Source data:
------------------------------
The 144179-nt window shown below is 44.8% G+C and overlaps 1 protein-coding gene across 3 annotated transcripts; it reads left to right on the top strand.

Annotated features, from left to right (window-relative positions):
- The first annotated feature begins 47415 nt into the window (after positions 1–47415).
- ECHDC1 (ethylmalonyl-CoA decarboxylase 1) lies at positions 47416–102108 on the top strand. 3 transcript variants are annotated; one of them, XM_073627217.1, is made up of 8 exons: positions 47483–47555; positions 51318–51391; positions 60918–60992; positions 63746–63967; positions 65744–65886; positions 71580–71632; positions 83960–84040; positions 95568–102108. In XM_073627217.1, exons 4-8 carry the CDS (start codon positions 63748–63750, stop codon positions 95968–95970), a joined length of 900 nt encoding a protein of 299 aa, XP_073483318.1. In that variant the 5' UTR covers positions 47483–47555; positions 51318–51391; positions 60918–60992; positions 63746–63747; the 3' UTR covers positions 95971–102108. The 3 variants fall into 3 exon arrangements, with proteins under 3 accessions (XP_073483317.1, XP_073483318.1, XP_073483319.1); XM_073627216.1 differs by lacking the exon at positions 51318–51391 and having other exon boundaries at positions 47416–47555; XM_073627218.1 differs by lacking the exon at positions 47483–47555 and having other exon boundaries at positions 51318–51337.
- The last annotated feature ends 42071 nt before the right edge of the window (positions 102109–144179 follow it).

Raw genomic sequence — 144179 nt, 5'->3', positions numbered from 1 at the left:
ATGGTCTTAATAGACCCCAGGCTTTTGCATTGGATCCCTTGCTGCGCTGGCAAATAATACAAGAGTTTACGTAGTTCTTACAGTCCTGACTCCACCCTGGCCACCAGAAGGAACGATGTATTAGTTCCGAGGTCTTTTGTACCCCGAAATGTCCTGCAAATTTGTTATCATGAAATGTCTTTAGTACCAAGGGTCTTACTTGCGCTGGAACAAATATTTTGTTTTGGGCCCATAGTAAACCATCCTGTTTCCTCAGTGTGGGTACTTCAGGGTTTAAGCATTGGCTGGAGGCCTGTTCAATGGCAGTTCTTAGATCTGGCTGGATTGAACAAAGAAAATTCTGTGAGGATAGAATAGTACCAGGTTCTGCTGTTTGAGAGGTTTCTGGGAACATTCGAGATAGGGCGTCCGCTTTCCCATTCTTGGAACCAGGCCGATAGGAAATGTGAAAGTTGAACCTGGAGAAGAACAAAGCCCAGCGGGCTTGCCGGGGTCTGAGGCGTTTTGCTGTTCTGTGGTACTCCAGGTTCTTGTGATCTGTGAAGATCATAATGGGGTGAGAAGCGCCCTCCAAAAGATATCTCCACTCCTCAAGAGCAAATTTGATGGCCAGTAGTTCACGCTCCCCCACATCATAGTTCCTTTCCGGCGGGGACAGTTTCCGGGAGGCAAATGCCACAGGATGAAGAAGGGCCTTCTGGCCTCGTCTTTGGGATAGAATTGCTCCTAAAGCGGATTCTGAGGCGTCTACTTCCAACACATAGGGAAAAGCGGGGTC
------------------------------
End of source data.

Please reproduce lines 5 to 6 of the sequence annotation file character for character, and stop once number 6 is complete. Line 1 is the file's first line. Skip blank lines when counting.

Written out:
- The last annotated feature ends 42071 nt before the right edge of the window (positions 102109–144179 follow it).

Raw genomic sequence — 144179 nt, 5'->3', positions numbered from 1 at the left: